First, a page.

Emirates pares back losses on rebounding travel demand
Emirates has pared back its losses as demand for travel rebounds with the Gulf airline’s revenues surging 86 per cent.
The government-owned carrier was hit with a half-year loss of $1.6bn in its 2021-2022 financial year compared with a loss of $3.8bn in the previous period.
The Dubai-based airline carried 6.1m passengers between April and the end of September this year, a 319 per cent increase on the same period in 2020-2021.
“We saw operations and demand pick up as countries started to ease travel restrictions,” said Sheikh Ahmed bin Saeed Al Maktoum, the airline’s chair and chief executive. “This momentum accelerated over the summer and continues to grow steadily into the winter season and beyond.”
The airline’s home base of Dubai is also recovering after last year’s recession as tourism and business activity picks up.
The city, which has a symbiotic relationship with its flagship carrier, is hosting the delayed Expo 2020 world fair and has witnessed an influx of tourists and residents thanks to its successful handling of the pandemic, implementing restrictions to curb infections while keeping the economy as open as possible.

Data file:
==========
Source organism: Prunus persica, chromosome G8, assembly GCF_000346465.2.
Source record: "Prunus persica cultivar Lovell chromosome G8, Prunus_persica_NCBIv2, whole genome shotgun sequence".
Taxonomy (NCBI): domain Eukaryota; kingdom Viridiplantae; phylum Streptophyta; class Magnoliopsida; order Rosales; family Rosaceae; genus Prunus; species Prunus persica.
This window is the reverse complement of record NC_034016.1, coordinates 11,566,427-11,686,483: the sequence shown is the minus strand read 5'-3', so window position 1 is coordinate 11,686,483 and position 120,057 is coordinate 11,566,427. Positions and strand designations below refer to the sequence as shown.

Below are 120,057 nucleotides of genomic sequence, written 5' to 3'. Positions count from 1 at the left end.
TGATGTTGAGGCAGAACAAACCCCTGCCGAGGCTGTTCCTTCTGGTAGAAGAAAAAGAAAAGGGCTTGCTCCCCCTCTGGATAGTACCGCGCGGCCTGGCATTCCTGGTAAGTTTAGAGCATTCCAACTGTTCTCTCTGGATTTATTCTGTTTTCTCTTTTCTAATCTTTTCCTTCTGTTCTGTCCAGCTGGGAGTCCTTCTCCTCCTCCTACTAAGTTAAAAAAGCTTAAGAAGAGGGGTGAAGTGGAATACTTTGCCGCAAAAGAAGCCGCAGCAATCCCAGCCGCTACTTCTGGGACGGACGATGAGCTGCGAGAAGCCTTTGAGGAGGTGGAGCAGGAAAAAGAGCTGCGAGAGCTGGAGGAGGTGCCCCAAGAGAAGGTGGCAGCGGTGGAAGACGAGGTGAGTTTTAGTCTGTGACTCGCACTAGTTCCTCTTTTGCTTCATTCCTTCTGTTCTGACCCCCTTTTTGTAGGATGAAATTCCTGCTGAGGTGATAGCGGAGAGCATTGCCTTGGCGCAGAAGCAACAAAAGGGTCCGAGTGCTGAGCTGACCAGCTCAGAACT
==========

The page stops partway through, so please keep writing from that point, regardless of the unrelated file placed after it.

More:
The airline said it had been restarting services or increasing frequency to destinations as travel restrictions were lifted. In July, it launched services to Miami, a new destination. By the end of the period, Emirates was serving 139 airports, using all its Boeing 777s and about a third of its A380 superjumbos.
The group, which includes cargo and ground handling, reported a loss of $1.6bn with revenues up 81 per cent as countries progressed with vaccination programmes.
It returned to operational profitability with earnings before interest, tax, depreciation and amortisation of $1.5bn, a “dramatic turnround” from a negative $12m ebitda during the same period last year.
The group relied on cash reserves, loans and a $681m equity injection from its owner, Dubai’s government holding company. In the 2020-2021 financial year, the airline received $3.1bn in state support. It also implemented a swingeing redundancy programme that reduced its employee base by 31 per cent to about 75,000.
In the first half of this financial year, the group’s staffing levels dropped marginally by 2 per cent to reach about 74,000.
As travel demand picks up, Emirates and Dnata, the ground handling arm, have launched recruitment drives that prioritise rehiring of employees who were put on furlough or made redundant.
Cargo operations remained strong, the airline said, posting a 39 per cent increase that brought the business back to 90 per cent of volumes achieved in 2019 before the coronavirus crisis.
“While there’s still some way to go before we restore our operations to pre-pandemic levels and return to profitability, we are well on the recovery path with healthy revenue and a solid cash balance,” Sheikh Ahmed said.